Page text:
(From now until Halloween, the Canadian Cinephile will be taken over by pure, unadulterated FEAR. No, I’m not commencing an Adam Sandler marathon. I will be reviewing some of the most spine-chilling, bloodcurdling horror movies, with this year’s trip covering those freaky films released prior to 1970. There will be a special focus on Universal’s classic monster pictures, so bring your hot cocoa. It’s going to be a dark and scary ride. Sort of.)
The first of Universal’s ensemble monster movies is Frankenstein Meets the Wolf Man, a frenetic piece of work from director Roy William Neill. This 1943 flick counts as the fifth of the Frankenstein outings and the sequel to 1941’s The Wolf Man. As the title might suggest, it flings the two monsters together in an epic showdown for the ages.
The casting here is interesting. Lon Chaney, Jr. essentially has the starring role as Larry Talbot, the lycanthrope who just wants to die. Astute fans will note that Chaney, Jr. suited up as Frankenstein’s Monster in The Ghost of Frankenstein, but this time out it’s Bela Lugosi who does the honours. Considering that Lugosi was also in Ghost as Ygor, it’s a bit of a trip to see him as the Monster.
Frankenstein Meets the Wolf Man begins with grave robbers unearthing Larry (Chaney, Jr.) on the night of a full moon. Naturally, this brings poor Larry back to life. Naturally, this doesn’t sit well with him. He heads to the Gypsy woman (Maria Ouspenskaya) for assistance and she tells him that she may have an answer that requires a little journey to Frankenstein’s castle.
Larry and the Gypsy aren’t treated well by the villagers, who don’t take too kindly to people asking about Frankenstein for obvious reasons. Frustrated, Larry eventually finds the Monster (Lugosi) in the remnants of the castle. He also locates Baroness Frankenstein (Ilona Massey), who may or may not have access to the family notes. There’s also a mad doctor (Patric Knowles) who generally screws it all up.
Frankenstein Meets the Wolf Man is not the sort of movie one thinks about a great deal, even if it does boast a pretty damn good Chaney, Jr. performance. He wanders around as the tortured Wolf Man and he just wants to die. He wants to be released from the curse at any cost and he’s willing to go to extreme measures to do so.
Chaney, Jr. steals every scene with the pure melancholy of his character. He’s a desperate man and this is illustrated clearly when he freaks out during a happy little folk song. He can’t understand why anyone would want to live. When Frankenstein’s Monster rears its ugly head, Larry has a transitory purpose and maybe even a conduit to release.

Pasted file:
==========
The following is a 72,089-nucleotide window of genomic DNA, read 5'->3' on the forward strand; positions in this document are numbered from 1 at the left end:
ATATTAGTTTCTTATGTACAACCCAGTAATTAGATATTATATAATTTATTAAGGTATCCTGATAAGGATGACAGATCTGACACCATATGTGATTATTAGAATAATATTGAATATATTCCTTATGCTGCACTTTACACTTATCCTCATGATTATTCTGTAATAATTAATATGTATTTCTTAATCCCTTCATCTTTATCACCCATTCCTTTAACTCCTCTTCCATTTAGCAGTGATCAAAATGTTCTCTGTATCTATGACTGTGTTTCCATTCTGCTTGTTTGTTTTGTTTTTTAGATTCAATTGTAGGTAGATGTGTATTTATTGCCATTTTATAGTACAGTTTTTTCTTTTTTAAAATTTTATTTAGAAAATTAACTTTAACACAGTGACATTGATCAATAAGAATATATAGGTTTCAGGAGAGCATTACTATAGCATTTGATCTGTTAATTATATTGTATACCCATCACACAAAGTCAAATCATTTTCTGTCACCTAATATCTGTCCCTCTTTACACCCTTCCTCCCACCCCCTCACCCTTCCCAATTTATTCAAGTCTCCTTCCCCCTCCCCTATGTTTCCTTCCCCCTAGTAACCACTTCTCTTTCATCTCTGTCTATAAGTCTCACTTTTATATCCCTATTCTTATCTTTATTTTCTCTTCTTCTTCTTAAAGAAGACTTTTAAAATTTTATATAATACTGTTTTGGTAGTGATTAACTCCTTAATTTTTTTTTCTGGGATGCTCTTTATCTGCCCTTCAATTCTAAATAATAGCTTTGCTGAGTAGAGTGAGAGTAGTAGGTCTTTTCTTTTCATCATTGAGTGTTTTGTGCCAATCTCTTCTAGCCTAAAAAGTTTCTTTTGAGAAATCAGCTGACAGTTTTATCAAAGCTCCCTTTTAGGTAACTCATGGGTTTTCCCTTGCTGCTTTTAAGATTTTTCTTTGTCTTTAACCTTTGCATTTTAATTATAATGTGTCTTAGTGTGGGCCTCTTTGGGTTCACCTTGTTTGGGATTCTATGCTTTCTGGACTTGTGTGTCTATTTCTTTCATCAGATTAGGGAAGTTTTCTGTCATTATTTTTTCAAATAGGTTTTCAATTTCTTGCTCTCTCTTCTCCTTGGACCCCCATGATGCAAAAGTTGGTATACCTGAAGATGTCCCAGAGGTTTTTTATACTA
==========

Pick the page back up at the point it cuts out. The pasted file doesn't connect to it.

But Knowles’ Dr. Mannering botches everything with his powerful desires. He can’t resist the lure of the Monster, can’t resist wanting to see it at full strength. This takes him down a dangerous path, which in effect forces the clash everyone wants to see. The Wolf Man squares off against the Monster in the castle, hoping to settle the score once and for all.
Lugosi as the Monster is a letdown. He lacks the grand presence of a Karloff or a Chaney, Jr., plus issues with the script leave out the reason for his stiff style of walking. Curt Siodmak’s screenplay initially had the Monster speaking throughout the movie, but test audiences reacted poorly to the voice and those scenes were dumped.
The problem is that this snappy bit of nonsense leaves quite a few holes in Frankenstein Meets the Wolf Man. For one thing, Lugosi’s Monster is only on screen for a few minutes. He terrorizes some villagers, stumbles around with his arms out, moves his lips without words coming out, fights the hairy dude. That’s about it. For another, there’s no explanation to his apparent blindness.
Somehow, Frankenstein Meets the Wolf Man manages to entertain. Perhaps it’s just the pure childlike glee that permeates the movie. Perhaps it’s the clanking, rattling design. Perhaps it’s the fun of seeing the Wolf Man rolling around on the floor with the Monster. Or perhaps it’s Chaney, Jr. himself, pervading everything with those sad, sad eyes and that need to just bloody well die once and for all.